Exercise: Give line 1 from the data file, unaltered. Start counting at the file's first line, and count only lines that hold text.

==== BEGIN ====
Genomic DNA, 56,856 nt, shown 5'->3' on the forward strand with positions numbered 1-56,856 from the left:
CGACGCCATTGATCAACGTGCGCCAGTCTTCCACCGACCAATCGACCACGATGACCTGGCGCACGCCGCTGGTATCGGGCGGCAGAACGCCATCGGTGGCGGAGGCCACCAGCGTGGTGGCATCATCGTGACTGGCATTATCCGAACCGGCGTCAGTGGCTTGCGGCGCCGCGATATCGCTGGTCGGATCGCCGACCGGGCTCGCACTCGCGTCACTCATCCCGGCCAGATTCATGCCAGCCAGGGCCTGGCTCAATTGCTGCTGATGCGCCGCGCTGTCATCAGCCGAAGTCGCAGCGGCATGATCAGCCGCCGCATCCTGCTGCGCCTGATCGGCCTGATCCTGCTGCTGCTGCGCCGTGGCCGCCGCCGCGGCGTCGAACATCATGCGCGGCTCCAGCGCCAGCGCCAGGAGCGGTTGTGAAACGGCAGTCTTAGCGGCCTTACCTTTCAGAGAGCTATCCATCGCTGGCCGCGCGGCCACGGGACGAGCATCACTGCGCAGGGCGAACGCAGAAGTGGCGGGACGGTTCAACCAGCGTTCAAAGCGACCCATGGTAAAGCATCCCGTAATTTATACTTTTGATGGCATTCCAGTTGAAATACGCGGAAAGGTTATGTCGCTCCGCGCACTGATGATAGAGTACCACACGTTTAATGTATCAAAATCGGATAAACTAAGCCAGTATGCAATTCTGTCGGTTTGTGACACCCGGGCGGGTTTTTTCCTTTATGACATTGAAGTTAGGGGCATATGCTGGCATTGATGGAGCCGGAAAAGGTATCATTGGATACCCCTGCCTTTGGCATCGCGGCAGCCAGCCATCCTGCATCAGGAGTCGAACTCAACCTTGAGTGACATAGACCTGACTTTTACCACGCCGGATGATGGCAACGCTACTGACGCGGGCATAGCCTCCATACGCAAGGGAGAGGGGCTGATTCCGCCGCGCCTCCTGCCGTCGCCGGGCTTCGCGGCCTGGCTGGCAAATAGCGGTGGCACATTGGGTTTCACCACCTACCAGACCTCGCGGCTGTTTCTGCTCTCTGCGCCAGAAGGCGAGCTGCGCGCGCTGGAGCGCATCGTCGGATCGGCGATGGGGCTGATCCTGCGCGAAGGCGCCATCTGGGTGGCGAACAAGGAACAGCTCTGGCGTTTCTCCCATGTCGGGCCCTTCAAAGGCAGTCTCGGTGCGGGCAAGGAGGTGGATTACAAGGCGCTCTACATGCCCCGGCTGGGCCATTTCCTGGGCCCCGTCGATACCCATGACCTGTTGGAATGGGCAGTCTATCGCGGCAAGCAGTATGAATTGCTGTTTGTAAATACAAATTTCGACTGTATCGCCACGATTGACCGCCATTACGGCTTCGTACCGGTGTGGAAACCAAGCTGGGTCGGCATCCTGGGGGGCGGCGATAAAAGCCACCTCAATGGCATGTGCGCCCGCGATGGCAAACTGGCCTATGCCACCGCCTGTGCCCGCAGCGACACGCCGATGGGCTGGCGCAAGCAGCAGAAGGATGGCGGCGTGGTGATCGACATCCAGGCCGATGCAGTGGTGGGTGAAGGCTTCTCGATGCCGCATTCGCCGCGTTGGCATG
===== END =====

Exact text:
Genomic DNA, 56,856 nt, shown 5'->3' on the forward strand with positions numbered 1-56,856 from the left: